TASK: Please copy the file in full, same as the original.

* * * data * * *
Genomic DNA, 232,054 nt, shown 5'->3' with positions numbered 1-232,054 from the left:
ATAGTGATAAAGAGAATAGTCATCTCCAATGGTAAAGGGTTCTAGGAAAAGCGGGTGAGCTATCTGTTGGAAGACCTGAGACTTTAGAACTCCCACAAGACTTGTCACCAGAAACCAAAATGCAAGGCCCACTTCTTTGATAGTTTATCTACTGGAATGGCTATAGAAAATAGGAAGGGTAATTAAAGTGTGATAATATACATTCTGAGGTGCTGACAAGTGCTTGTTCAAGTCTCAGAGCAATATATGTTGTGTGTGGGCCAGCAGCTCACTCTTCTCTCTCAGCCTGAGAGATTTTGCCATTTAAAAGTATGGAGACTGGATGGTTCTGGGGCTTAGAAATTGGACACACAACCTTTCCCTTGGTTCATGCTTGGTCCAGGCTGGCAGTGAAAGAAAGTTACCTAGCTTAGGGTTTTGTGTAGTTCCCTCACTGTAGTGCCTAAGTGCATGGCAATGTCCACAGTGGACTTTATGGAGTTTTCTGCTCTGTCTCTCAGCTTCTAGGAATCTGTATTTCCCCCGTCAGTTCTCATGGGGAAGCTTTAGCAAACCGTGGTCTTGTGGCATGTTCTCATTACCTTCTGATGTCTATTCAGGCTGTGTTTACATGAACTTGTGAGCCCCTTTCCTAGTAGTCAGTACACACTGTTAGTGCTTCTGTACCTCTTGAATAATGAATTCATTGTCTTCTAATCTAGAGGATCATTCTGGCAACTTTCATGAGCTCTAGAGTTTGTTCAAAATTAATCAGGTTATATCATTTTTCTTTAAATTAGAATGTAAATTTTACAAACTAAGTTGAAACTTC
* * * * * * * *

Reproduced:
Genomic DNA, 232,054 nt, shown 5'->3' with positions numbered 1-232,054 from the left:
ATAGTGATAAAGAGAATAGTCATCTCCAATGGTAAAGGGTTCTAGGAAAAGCGGGTGAGCTATCTGTTGGAAGACCTGAGACTTTAGAACTCCCACAAGACTTGTCACCAGAAACCAAAATGCAAGGCCCACTTCTTTGATAGTTTATCTACTGGAATGGCTATAGAAAATAGGAAGGGTAATTAAAGTGTGATAATATACATTCTGAGGTGCTGACAAGTGCTTGTTCAAGTCTCAGAGCAATATATGTTGTGTGTGGGCCAGCAGCTCACTCTTCTCTCTCAGCCTGAGAGATTTTGCCATTTAAAAGTATGGAGACTGGATGGTTCTGGGGCTTAGAAATTGGACACACAACCTTTCCCTTGGTTCATGCTTGGTCCAGGCTGGCAGTGAAAGAAAGTTACCTAGCTTAGGGTTTTGTGTAGTTCCCTCACTGTAGTGCCTAAGTGCATGGCAATGTCCACAGTGGACTTTATGGAGTTTTCTGCTCTGTCTCTCAGCTTCTAGGAATCTGTATTTCCCCCGTCAGTTCTCATGGGGAAGCTTTAGCAAACCGTGGTCTTGTGGCATGTTCTCATTACCTTCTGATGTCTATTCAGGCTGTGTTTACATGAACTTGTGAGCCCCTTTCCTAGTAGTCAGTACACACTGTTAGTGCTTCTGTACCTCTTGAATAATGAATTCATTGTCTTCTAATCTAGAGGATCATTCTGGCAACTTTCATGAGCTCTAGAGTTTGTTCAAAATTAATCAGGTTATATCATTTTTCTTTAAATTAGAATGTAAATTTTACAAACTAAGTTGAAACTTC